Commentary, Economy

Saving Gaza from our fears

3 min read

Concerted action against repeated and unlawful aggression on the part of Israel, which behaves like an “anachronic colonial state,” should start from demystification of its endless power perception and alleviation of various fears in the Muslim world.

Following the euphoria of the false dawn triggered by signs of public awakening in the Middle East wrongly dubbed the Arab Spring we are sadly back to the vicious circle of wars, domestic strife and human suffering. The series of backlashes that eliminated any hope for a regional revival started with the civil war in Syria, continued with the bloody military coup in Egypt, expanded with Islamic State of Iraq and al-Sham-led chaos in Iraq and reached its usual destination, Palestine, with the third major bombardment and land occupation of Gaza by Israel in the last six years. Still using the suspicious deaths of three Israeli settler teenagers – which were not concretely attributed to Hamas – as a pretext, Israel launched a major military assault on Gaza falsely codenamed, Operation Protective Edge. The hysterical response of the Netanyahu government to order a vicious and comprehensive campaign against Hamas in the West Bank and East Jerusalem along with the indiscriminate bombardment of Gaza reflects the dominant aggressive public mood in Israel, but there seems to be a wider strategic plan that has long been in the making.

On the surface, the Israeli state blatantly abuses the principle of self-defense in international law by unleashing the whole capacity of its military machinery on 1.7 million helpless Palestinian civilians living under siege and deprivation in Gaza. It is not surprising that the international community including the U.N., U.S. administration and Western governments, as well as mainstream media insist that Hamas stop the (rather amateurish) rocket attacks, while Israel was only politely requested to show “maximum restraint.” But the grim humanitarian reality on the ground is that so far, more than 250 Palestinian civilians, most of them women and children, have lost their lives and more than 2,000 are wounded. Should the conflict continue at full pace with the recently launched land operation for a considerable period of time, the number of civilian casualties is destined to rise dramatically.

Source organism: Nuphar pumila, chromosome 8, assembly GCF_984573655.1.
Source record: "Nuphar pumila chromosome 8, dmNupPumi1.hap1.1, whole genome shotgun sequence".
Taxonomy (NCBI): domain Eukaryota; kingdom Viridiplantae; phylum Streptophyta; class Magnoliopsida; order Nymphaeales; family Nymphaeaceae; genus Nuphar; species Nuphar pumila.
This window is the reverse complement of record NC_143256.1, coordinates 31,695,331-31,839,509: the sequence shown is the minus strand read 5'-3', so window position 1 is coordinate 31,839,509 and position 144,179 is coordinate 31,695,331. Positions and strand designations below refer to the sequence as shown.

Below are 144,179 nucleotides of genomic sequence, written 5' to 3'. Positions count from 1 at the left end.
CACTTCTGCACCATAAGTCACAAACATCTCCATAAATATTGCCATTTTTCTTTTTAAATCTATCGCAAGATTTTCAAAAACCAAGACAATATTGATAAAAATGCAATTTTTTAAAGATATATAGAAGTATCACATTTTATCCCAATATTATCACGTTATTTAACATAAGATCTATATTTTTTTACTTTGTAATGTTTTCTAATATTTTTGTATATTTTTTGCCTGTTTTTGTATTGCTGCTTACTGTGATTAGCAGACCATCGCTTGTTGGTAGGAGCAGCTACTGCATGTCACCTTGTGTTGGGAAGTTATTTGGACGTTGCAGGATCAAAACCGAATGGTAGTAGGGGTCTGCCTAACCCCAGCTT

At a deeper level, Israel’s political motives for launching this operation include punishing the Palestinian leadership for achieving a degree of reconciliation between the Palestinian Authority and Hamas, further marginalizing Hamas as a so-called “terrorist organization” and destroying the chances of a two-state solution. Israel is also seeking to bolster its settlements policy during the current period of chaos and shift responsibility for the collapse of direct negotiations to the Palestinian side. Despite strong reactions coming from individual states such a Turkey, Iran, Chile and Venezuela, the muted response of the international community to the latest humanitarian crimes in Gaza confirmed once again that the balance of power and geopolitical alignments determine diplomatic attitudes of major global actors, rather than notions of justice and legitimacy. This is more so when it comes to flashpoints like Gaza, complicated conflicts such as the Israel-Palestinian conflict and regional contexts such as the conflicts across the Middle East.

Therefore, the Palestinian cause for justice, dignity and self-determination can only be advanced through global activism aimed at pressuring governments to penalize Israel with concrete policy instruments including trade boycotts, suspension of aid and embargos against arms exports. On our side, the principled stance of Turkey based on the protection of human dignity and peaceful means for conflict resolution is commendable in the midst of ongoing mayhem in Gaza. This stance may not be sufficient to change the grim regional outlook in the Middle East, but at least provides some degree of hope for a better future. Concerted action against repeated and unlawful aggression on the part of Israel Israel, which behaves like an “anachronic colonial state,” should start from demystification of its endless power perception and alleviation of various fears in the Muslim world.

Resource: Daily Sabah, 19 July 2014

Related Articles

mm

Sadık Ünay worked as an academic at the Universities of Manchester, Birmingham, Huddersfield in the UK; and at Maltepe, Yıldız Teknik and İstanbul Şehir universities in Turkey. He is the author of Kalkınmacı Modernlik: Küresel Ekonomi Politik ve Türkiye (Developmentalist Modernity: Global Political Economy and Turkey) (2013) and Neoliberal Globalization and Institutional Reform: Political Economy of Development Planning in Turkey (2006). He currently teaches at Istanbul University.